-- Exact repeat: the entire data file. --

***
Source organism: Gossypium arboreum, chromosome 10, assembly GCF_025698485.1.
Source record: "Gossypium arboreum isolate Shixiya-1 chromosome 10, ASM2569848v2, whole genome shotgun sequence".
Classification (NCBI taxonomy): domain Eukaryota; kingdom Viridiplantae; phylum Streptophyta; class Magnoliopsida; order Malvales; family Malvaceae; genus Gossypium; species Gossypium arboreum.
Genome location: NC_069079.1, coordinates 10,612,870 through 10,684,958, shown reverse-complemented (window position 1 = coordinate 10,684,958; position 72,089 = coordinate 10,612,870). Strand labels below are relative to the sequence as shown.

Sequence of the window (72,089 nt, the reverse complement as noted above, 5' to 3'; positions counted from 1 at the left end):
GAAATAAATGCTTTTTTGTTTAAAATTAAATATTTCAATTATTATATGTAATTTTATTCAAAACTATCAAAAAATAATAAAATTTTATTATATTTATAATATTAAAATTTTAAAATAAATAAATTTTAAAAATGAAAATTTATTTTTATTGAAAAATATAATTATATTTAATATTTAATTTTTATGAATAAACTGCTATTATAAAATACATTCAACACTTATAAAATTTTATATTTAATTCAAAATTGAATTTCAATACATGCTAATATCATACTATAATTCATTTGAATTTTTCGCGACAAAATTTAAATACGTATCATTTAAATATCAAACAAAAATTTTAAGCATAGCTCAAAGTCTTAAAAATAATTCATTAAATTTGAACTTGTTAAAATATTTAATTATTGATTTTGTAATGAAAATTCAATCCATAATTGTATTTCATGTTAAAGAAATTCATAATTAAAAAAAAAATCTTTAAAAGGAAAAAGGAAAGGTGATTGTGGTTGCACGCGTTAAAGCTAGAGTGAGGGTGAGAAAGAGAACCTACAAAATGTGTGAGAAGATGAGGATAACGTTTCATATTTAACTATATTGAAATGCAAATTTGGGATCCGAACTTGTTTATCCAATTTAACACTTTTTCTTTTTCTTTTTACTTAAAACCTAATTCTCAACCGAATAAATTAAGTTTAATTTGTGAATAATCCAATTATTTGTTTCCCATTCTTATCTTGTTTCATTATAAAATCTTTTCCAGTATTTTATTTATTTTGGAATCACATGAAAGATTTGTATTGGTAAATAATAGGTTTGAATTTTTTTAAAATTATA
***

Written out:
Source organism: Gossypium arboreum, chromosome 10, assembly GCF_025698485.1.
Source record: "Gossypium arboreum isolate Shixiya-1 chromosome 10, ASM2569848v2, whole genome shotgun sequence".
Classification (NCBI taxonomy): domain Eukaryota; kingdom Viridiplantae; phylum Streptophyta; class Magnoliopsida; order Malvales; family Malvaceae; genus Gossypium; species Gossypium arboreum.
Genome location: NC_069079.1, coordinates 10,612,870 through 10,684,958, shown reverse-complemented (window position 1 = coordinate 10,684,958; position 72,089 = coordinate 10,612,870). Strand labels below are relative to the sequence as shown.

Sequence of the window (72,089 nt, the reverse complement as noted above, 5' to 3'; positions counted from 1 at the left end):
GAAATAAATGCTTTTTTGTTTAAAATTAAATATTTCAATTATTATATGTAATTTTATTCAAAACTATCAAAAAATAATAAAATTTTATTATATTTATAATATTAAAATTTTAAAATAAATAAATTTTAAAAATGAAAATTTATTTTTATTGAAAAATATAATTATATTTAATATTTAATTTTTATGAATAAACTGCTATTATAAAATACATTCAACACTTATAAAATTTTATATTTAATTCAAAATTGAATTTCAATACATGCTAATATCATACTATAATTCATTTGAATTTTTCGCGACAAAATTTAAATACGTATCATTTAAATATCAAACAAAAATTTTAAGCATAGCTCAAAGTCTTAAAAATAATTCATTAAATTTGAACTTGTTAAAATATTTAATTATTGATTTTGTAATGAAAATTCAATCCATAATTGTATTTCATGTTAAAGAAATTCATAATTAAAAAAAAAATCTTTAAAAGGAAAAAGGAAAGGTGATTGTGGTTGCACGCGTTAAAGCTAGAGTGAGGGTGAGAAAGAGAACCTACAAAATGTGTGAGAAGATGAGGATAACGTTTCATATTTAACTATATTGAAATGCAAATTTGGGATCCGAACTTGTTTATCCAATTTAACACTTTTTCTTTTTCTTTTTACTTAAAACCTAATTCTCAACCGAATAAATTAAGTTTAATTTGTGAATAATCCAATTATTTGTTTCCCATTCTTATCTTGTTTCATTATAAAATCTTTTCCAGTATTTTATTTATTTTGGAATCACATGAAAGATTTGTATTGGTAAATAATAGGTTTGAATTTTTTTAAAATTATA